For most people, the month of October consists of picking pumpkins, drinking hot apple cider, and trick-or-treating. However, for those of us on the farm, it’s the peak of harvest and a constant struggle between finishing the fall harvest, predicting what the weather will do along with other daily challenges.
In the morning, the combine waits in the field to continue harvest. Often times a mechanical problem arises and someone has to run to town for parts. A farmer has many different responsibilities and must be resourceful, sometimes, being a mechanic is just part of the job.
Fall harvest also demands participation from the whole family to keep the farm running. From holding down the fort and making field meals to taking care of the livestock and sorting pigs for market while selecting those to keep for breeding.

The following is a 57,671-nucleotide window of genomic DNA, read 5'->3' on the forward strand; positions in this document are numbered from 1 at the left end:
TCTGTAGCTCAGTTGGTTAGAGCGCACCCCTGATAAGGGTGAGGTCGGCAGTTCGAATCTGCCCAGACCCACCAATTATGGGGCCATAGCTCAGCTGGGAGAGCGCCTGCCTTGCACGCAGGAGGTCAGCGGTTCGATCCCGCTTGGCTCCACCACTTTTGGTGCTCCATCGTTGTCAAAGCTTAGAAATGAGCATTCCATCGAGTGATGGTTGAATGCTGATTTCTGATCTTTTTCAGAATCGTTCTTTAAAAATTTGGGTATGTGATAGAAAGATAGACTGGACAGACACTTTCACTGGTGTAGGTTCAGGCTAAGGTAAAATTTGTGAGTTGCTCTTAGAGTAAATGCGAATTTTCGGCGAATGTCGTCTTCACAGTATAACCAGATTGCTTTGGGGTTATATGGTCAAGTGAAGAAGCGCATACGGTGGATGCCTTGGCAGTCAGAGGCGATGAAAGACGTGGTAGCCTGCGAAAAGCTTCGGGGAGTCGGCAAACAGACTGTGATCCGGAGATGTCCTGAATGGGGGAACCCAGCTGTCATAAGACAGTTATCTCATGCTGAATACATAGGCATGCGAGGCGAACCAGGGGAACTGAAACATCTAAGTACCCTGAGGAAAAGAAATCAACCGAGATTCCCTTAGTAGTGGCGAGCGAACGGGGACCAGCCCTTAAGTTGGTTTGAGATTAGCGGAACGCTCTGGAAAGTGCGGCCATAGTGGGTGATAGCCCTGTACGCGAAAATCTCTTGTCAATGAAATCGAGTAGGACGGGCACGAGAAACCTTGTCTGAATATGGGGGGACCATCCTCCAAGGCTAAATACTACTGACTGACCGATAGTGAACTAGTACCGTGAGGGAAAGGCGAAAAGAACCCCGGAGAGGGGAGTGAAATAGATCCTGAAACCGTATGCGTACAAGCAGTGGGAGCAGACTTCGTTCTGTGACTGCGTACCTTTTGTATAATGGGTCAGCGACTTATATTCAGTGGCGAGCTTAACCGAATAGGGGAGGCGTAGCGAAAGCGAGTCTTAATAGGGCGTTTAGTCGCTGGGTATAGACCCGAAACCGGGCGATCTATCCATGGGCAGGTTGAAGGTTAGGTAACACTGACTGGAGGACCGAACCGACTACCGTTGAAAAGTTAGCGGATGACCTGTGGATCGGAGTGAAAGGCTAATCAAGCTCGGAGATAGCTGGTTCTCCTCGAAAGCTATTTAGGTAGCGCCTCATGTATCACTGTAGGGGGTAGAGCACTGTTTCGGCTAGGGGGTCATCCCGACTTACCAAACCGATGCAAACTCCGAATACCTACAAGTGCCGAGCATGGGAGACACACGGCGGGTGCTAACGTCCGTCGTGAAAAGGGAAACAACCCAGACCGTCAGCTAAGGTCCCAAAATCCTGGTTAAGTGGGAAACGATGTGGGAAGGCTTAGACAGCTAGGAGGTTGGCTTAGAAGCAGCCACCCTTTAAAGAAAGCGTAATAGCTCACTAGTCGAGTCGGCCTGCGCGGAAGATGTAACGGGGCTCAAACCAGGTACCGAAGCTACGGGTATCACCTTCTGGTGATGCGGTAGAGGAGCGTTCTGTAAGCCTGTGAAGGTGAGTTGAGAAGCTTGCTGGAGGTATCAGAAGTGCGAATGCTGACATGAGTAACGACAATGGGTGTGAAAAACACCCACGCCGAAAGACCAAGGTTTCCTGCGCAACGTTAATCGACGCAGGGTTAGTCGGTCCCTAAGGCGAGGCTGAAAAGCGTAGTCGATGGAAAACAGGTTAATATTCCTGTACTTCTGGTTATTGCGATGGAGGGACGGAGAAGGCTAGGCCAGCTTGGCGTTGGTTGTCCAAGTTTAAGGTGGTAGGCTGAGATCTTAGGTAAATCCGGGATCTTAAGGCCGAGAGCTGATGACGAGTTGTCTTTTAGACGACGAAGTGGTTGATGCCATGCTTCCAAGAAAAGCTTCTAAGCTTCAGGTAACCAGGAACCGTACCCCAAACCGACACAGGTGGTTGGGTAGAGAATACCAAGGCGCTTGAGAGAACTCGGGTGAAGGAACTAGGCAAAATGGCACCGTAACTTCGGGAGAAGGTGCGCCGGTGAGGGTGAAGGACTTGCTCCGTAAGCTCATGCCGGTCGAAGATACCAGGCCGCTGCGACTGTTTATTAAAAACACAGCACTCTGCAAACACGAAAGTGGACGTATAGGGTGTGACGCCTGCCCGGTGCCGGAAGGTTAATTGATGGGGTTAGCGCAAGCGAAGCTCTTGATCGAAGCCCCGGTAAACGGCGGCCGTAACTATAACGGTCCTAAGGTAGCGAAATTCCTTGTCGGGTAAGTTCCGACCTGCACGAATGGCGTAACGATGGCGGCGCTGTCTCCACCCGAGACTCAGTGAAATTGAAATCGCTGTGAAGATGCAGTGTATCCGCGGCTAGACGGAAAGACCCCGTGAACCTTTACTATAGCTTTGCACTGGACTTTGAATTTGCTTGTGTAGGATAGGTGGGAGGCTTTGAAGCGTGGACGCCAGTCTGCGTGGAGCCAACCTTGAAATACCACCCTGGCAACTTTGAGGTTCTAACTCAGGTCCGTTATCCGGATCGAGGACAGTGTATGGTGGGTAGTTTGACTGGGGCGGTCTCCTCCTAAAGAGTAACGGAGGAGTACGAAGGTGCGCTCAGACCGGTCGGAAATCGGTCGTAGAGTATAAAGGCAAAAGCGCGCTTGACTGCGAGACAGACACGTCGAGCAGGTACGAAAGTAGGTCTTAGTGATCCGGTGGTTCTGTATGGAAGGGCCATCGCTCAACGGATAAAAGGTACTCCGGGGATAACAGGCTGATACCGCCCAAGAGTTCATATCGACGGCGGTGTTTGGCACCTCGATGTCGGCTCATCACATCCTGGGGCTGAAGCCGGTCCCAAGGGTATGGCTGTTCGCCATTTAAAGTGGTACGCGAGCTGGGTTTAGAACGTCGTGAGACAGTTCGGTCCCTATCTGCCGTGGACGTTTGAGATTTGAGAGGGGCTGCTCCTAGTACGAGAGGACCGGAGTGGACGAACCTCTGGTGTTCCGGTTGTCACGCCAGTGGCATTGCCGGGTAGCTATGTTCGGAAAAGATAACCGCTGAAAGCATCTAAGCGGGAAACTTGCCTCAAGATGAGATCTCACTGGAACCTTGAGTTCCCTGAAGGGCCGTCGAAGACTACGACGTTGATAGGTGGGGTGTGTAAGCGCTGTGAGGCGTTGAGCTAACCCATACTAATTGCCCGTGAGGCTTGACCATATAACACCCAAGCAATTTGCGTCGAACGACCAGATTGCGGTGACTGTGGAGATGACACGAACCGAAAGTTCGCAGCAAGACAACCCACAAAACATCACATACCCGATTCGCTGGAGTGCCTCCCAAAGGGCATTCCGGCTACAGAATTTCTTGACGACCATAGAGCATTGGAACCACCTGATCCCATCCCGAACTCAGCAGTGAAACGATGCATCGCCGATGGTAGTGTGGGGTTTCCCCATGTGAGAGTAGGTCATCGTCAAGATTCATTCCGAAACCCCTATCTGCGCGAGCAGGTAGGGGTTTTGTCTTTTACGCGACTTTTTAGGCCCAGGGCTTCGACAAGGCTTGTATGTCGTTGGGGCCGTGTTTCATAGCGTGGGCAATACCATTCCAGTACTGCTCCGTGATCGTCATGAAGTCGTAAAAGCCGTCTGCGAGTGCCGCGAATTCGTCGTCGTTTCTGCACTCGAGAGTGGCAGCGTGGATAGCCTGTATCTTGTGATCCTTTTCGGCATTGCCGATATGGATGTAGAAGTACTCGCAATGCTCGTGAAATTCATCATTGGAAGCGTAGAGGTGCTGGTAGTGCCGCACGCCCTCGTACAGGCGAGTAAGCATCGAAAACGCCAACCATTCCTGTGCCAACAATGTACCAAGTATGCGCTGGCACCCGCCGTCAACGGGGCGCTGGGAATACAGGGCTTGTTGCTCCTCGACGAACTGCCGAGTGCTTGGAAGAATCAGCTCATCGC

As I look over the landscape surrounding Clear Lake where I grew up, I notice undeniable changes, disappearing farmsteads that once stood as landmarks scattered every quarter mile, are now replaced by newer larger operations. For every one new operation, ten traditional farms have vanished.
Despite this, I am hopeful that family farms will be passed on to
future generations. After all, the company my father helped found and the company I work for now supports over 720 independent diversified, humane and sustainable family farms across the country. As the average age of the American farmer grows older, the Niman Ranch network attracts younger farmers reducing that average by more than 11 years.
This year during our 19th Annual Hog Farmer Appreciation Dinner, Niman Ranch awarded $106,000 in scholarships to 32 students from Niman Ranch’s network of independent farm families.
A new award was also created this year in honor of my late mother, Phyllis Willis, and her dedication to humane animal treatment along with her passion to protect our natural resources.
We have so many young and talented people joining our network of family farmers that share that passion and commitment for humane and sustainable farming. Watching students receive scholarships and return to the farm to continue fall harvest makes me more hopeful than ever.
Here’s to a healthy and happy harvest for all our farmers.
By: Sarah Willis